I am pleased to have Marcia Johnson as the first Guest B on NSAA. This will be a peripatetic feature that brings guest bloggers to talk about what they are doing around the world.
Canadian Playwrights Take the World
I recently attended the International Women Playwrights Conference in Mumbai, India. Don’t worry if you have never heard of it or Women Playwrights International (WPI), the organization which, well…organizes these conferences. This was the only the eighth installment since the inaugural one in Buffalo, New York in 1988.
I was fortunate enough to go to the second one (1991) in Toronto. I attended as an actor, doing an excerpt from a collective show by the Company of Sirens. It would be three years before I attempted (and succeeded) in writing a play on my own.
Since those first two neighbourly North American installments of the IWPC, the locations been somewhat more far afield beginning with Adelaide, Australia (1994), Galway, Ireland (1997); Athens and Delphi (2000); Manila (2003) and finally Mumbai in 2009.
As the Chair of the Women’s Caucus of Playwrights Guild of Canada, I urged members to apply to the Conference. I wanted Canada to have a strong showing. I was thrilled when more than twenty of us were invited to present our work. Unfortunately, due to several issues including work conflicts, visa problems and a shortage of travel funding, only nine of made the trip to Mumbai.
We were in contact via email for months leading up to the conference, sharing information about which inoculations to get, the most suitable Indian visa and, most importantly: casting each other in our readings.
The theme of the Conference was Liberty and Tolerance. I had submitted two scripts and was invited to do a reading of Say Ginger Ale. It’s my semi-autobiographical comedy (Comedy was a sub-theme) about a Jamaican-born woman who adapts quite comfortably to Canada and feels no connection to Jamaica. An unexpected trip “back home” unearths long buried feelings and a new found love for the country of her birth.
Only one other writer Gail Nyoka (Mrs. Seacole) in our group is black. So when it came to casting, I had to make that leap of faith and hope that the international audience in Mumbai would understand. Since turnabout is fair play, Sally Stubbs who I had cast as a Jamaican grandmother, cast me as a German grandmother in her play Herr Beckmann’s People. Her play was about a young German-Canadian woman who makes an awful discovery about her father’s actions during World War Two.
So far, it sounds like Canadian women only write about being from somewhere else and making discoveries set in our countries of origin. In our case, that is only half right. All the plays seemed to be about being from somewhere else (physical or otherwise) and trying to fit in.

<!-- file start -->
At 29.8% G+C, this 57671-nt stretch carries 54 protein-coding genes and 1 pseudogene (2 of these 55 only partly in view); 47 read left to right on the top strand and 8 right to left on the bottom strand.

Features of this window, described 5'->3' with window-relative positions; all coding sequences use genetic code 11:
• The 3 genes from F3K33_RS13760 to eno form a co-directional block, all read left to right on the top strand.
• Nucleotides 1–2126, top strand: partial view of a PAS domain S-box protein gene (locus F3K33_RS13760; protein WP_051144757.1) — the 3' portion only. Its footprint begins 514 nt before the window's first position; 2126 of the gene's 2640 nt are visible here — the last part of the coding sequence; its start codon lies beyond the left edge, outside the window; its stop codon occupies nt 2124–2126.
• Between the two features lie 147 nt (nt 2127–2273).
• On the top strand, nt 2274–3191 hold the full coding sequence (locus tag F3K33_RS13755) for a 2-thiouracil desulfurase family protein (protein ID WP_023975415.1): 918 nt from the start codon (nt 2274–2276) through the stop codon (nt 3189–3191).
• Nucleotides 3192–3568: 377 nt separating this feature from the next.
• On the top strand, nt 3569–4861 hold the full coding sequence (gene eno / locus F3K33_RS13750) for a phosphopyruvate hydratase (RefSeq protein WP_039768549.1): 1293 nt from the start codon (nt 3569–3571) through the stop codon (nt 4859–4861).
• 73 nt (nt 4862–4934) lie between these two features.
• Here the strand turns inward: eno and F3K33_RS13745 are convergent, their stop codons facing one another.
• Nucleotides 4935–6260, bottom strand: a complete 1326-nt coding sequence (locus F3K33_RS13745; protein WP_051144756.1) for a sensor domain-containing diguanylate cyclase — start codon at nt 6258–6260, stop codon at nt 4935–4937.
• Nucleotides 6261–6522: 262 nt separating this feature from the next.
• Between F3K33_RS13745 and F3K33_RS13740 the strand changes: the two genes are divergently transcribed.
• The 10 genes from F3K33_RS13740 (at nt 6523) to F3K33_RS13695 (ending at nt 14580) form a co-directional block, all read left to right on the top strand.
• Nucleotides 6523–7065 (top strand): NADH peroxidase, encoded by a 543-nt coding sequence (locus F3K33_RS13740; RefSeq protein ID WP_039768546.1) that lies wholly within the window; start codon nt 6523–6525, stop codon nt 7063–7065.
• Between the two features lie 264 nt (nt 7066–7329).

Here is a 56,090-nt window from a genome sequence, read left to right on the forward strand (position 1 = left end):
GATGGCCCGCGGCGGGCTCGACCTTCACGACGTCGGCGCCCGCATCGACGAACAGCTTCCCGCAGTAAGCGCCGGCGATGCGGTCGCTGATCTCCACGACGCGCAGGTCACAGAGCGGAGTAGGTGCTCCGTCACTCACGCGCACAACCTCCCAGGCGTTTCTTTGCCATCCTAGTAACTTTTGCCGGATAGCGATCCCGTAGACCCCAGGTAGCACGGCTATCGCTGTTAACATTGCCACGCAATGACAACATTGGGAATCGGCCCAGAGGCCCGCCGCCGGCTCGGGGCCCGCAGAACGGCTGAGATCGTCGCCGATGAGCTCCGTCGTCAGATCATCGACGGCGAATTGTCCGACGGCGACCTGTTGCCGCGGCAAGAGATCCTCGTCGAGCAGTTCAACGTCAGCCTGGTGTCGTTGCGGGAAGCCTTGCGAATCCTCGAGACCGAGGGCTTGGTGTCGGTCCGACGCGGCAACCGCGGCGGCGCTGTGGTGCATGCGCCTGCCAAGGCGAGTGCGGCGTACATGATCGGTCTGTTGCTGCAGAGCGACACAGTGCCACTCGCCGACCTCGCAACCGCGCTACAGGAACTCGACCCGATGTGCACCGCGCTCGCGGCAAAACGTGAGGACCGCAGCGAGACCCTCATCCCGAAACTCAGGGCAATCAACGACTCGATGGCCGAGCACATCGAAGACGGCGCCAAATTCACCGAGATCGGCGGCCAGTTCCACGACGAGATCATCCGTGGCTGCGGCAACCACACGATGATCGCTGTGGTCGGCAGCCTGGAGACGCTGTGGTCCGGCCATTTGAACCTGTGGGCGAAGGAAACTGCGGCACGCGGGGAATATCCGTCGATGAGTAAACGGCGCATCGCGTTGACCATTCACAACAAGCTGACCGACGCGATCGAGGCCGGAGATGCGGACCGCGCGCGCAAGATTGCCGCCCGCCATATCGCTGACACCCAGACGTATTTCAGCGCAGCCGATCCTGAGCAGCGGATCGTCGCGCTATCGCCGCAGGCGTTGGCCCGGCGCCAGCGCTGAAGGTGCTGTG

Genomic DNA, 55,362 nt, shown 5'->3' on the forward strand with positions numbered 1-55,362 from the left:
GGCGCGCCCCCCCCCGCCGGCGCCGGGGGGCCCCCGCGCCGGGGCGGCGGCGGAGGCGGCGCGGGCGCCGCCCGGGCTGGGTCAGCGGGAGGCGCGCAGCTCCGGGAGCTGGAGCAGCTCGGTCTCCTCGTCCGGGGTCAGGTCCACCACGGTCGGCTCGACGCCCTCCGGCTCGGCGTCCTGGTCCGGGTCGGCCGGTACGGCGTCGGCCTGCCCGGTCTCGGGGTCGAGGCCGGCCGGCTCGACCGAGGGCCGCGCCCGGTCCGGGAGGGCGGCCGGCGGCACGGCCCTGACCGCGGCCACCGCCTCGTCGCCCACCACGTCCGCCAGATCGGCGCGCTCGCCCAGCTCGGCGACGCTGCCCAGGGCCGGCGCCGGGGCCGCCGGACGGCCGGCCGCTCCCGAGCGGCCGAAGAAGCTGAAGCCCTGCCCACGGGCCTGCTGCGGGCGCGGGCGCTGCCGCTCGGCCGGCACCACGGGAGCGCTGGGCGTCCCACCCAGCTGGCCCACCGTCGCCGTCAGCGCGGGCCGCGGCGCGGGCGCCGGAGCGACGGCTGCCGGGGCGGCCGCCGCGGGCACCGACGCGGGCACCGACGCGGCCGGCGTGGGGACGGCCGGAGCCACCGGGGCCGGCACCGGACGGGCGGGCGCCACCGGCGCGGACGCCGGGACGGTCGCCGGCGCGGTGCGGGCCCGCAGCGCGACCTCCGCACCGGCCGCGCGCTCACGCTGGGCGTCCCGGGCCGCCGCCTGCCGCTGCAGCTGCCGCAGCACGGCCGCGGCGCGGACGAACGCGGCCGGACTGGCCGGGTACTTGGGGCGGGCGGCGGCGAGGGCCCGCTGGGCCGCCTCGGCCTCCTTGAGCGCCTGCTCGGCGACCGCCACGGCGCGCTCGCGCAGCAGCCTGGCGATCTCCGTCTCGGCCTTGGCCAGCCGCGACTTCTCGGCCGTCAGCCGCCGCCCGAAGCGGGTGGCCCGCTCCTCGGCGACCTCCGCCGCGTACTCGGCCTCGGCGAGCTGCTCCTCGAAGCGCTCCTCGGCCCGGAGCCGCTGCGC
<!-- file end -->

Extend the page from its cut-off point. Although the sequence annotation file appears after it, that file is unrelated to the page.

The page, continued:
We met up in one of the hotel rooms on the first morning of the conference and had five minute rehearsals of each of the ten scripts. (Yes, ten. Melissa Major had been invited to read from both Sapphire Butterfly Blue about the Salem Witch Trials and Art is a Cupboard about exiled Russian artists.)
Our plays were very well received. The feedback sessions were lively and engaging. We kept hearing people from all over the world saying that they identified with our characters. Playwrights began fighting over us, asking us to read their plays because our acting was so good and, more importantly, our speech was so clear. Several of us got to read in plays by Australian and Dutch writers but, because of scheduling conflicts, had to say no to Americans and Swedes.
We had been offered the services of acting students at University of Mumbai; our host. I decided to cast a male student as my love interest. We got to meet and rehearse for a few minutes the day before. He seemed to understand the story and the humour but I had to explain to him that, even though the character he was playing was set up on a date by my character’s mother, it was in no way the first step in an arranged marriage. I also had to explain to him and the audience next day what ginger ale is. It’s non-existent in India. When I asked for some at the hotel bar, the bar tender started pouring me a shot of Gordon’s gin.
The audience laughed in the right places, the Jamaican accents weren’t that bad and I am now determined to get the play produced in Canada. I wonder if there’s a black theatre company that I could convince to produce it.
During the conference, I was voted in as one of five members of the WPI management committee. Among my duties is assisting the planning committee for the 2012 Conference in Stockholm, Sweden. I had already made some good connections with the Swedish delegation and look forward to working with them over the next few years.
If you see a number of international collaborations between female Canadian playwrights over the next few years, you will know where it all began.
Here’s a shout out to my other Canadian writing sisters who made the great journey with me:
Beverley Cooper (Innocence Lost: A Play about Steven Truscott), Trina Davies (Shatter), Jordan Hall (Kayak), Christine Estima (Central Line) and Tara Goldstein (Harriet’s House).